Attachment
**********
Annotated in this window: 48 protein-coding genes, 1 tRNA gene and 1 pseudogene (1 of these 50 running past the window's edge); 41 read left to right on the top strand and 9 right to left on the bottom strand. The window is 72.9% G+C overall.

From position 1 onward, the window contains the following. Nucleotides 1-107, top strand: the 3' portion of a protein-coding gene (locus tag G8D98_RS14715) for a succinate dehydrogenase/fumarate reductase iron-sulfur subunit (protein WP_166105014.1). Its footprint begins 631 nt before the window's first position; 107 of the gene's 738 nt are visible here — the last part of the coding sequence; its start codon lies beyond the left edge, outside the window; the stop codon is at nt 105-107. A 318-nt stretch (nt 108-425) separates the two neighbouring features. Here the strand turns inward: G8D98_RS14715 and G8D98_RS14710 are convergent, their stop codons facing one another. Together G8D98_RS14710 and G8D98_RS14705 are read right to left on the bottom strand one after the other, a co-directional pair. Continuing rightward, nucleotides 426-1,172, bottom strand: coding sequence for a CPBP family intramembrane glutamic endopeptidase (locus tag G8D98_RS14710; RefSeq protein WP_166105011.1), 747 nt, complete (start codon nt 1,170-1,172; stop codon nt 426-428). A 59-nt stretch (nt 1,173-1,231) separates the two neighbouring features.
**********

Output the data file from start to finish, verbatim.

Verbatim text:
Annotated in this window: 48 protein-coding genes, 1 tRNA gene and 1 pseudogene (1 of these 50 running past the window's edge); 41 read left to right on the top strand and 9 right to left on the bottom strand. The window is 72.9% G+C overall.

From position 1 onward, the window contains the following. Nucleotides 1-107, top strand: the 3' portion of a protein-coding gene (locus tag G8D98_RS14715) for a succinate dehydrogenase/fumarate reductase iron-sulfur subunit (protein WP_166105014.1). Its footprint begins 631 nt before the window's first position; 107 of the gene's 738 nt are visible here — the last part of the coding sequence; its start codon lies beyond the left edge, outside the window; the stop codon is at nt 105-107. A 318-nt stretch (nt 108-425) separates the two neighbouring features. Here the strand turns inward: G8D98_RS14715 and G8D98_RS14710 are convergent, their stop codons facing one another. Together G8D98_RS14710 and G8D98_RS14705 are read right to left on the bottom strand one after the other, a co-directional pair. Continuing rightward, nucleotides 426-1,172, bottom strand: coding sequence for a CPBP family intramembrane glutamic endopeptidase (locus tag G8D98_RS14710; RefSeq protein WP_166105011.1), 747 nt, complete (start codon nt 1,170-1,172; stop codon nt 426-428). A 59-nt stretch (nt 1,173-1,231) separates the two neighbouring features.